Glucose, total cholesterol (TC), triglyceride (TG), high density lipoprotein (HDL), and low density lipoprotein (LDL) cholesterol were measured using enzymatic methods (AU 5400; Olympus, Melville, NY, USA). Serum C-peptide levels were assessed using radioimmunoassay (SR 300; STRATEC, Birkenfeld, Germany). The intra-assay coefficient of variation (CV) was 1.78% and the inter-assay CV was 9.25%. The two institutes had the same models of laboratory instruments with the same CV values.
Waist circumference (at the midpoint between the anterior superior iliac crest and the lowest rib) was obtained by trained researchers using standard techniques. The body mass index (BMI) was calculated as weight in kilograms divided by height in meters squared. Blood pressure was recorded in duplicate after 5 minutes of rest using random-zero sphygmomanometers.

The 10-year CHD risk according to the UKPDS risk engine and IMT of the left carotid artery

The 10-year CHD (non-fatal and fatal CHD) risk was calculated for each patient using the UKPDS risk engine (version 2.0 for Windows, University of Oxford, Oxford, UK) with admission demographics and fasting lipid profiles. The risk predictors used were age, duration of diabetes, gender, atrial fibrillation, ethnicity, smoking status, glycated hemoglobin (HbA1c), systolic blood pressure (SBP), TC, and HDL.
The IMT of the left carotid artery was measured by an expert radiologist on the far wall of the distal common carotid artery using a 12 MHz linear probe. Carotid ultrasound, followed by a duplex color Doppler examination, was performed with a GE LogiQ9 (GE Healthcare, Milwaukee, WI, USA) and a linear probe of 7.5 to 12 MHz while the patient was in a supine position. Both left and right common carotid arteries were analyzed. Multiple measurements of the distal wall from anterior, lateral, and posterior longitudinal projections were recorded. Maximal IMT was measured in two segments of 1 cm each, from the flow divider caudally (carotid bulb) and from the beginning of the common carotid bulb (common carotid). The IMT value was calculated as an arithmetical mean from the bulb and common carotid segments of both sides. The IMT measurement was performed in hospitalized patients in Chungcheongnam province.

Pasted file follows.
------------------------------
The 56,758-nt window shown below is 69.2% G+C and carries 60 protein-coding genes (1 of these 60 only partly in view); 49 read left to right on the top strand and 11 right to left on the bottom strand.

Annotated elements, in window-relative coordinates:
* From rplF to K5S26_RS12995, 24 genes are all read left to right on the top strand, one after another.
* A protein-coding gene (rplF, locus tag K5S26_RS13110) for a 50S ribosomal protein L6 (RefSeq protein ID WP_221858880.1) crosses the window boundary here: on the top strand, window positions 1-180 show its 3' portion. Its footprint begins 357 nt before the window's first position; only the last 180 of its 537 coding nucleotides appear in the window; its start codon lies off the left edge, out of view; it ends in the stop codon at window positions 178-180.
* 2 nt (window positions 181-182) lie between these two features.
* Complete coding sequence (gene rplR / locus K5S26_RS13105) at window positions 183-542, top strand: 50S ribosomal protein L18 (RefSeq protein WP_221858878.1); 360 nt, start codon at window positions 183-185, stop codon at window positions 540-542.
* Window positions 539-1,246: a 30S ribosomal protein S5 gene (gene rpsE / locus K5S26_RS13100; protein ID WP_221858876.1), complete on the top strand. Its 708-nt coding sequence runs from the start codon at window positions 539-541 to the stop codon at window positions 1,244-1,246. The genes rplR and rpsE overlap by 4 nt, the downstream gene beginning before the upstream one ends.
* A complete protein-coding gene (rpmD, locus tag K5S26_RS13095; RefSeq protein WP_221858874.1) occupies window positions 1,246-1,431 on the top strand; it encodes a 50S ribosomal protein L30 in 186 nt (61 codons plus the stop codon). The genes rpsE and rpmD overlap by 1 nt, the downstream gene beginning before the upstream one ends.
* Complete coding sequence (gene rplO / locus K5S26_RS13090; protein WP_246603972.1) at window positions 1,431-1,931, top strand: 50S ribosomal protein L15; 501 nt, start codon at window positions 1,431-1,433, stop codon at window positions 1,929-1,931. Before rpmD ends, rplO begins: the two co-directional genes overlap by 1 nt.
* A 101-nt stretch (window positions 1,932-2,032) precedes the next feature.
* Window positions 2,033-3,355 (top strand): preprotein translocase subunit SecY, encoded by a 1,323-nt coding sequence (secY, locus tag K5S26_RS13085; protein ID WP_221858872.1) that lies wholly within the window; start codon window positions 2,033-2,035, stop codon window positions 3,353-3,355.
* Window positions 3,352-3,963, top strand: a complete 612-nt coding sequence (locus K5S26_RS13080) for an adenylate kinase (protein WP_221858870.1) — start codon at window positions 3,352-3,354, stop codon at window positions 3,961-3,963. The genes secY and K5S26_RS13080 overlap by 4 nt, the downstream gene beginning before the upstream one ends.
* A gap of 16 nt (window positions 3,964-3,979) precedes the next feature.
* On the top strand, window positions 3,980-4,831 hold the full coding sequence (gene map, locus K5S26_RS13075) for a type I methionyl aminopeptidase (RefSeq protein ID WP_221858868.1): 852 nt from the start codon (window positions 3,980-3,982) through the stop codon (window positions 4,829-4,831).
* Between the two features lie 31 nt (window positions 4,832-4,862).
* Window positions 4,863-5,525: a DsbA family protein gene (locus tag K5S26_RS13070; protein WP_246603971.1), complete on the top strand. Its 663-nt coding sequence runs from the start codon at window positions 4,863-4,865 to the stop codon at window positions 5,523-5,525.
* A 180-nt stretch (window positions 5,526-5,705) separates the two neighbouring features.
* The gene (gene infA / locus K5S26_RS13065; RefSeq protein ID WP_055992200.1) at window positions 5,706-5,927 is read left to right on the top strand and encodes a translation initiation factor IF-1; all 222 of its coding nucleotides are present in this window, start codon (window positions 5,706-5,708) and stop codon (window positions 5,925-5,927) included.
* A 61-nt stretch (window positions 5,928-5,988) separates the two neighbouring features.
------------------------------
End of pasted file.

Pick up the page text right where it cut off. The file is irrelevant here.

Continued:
Definition of MS

Metabolic syndrome was defined according to criteria of the Adult Treatment Panel III (ATP III) of the National Cholesterol Education Program (NCEP's), World Health Organization (WHO), and the International Diabetes Federation (IDF).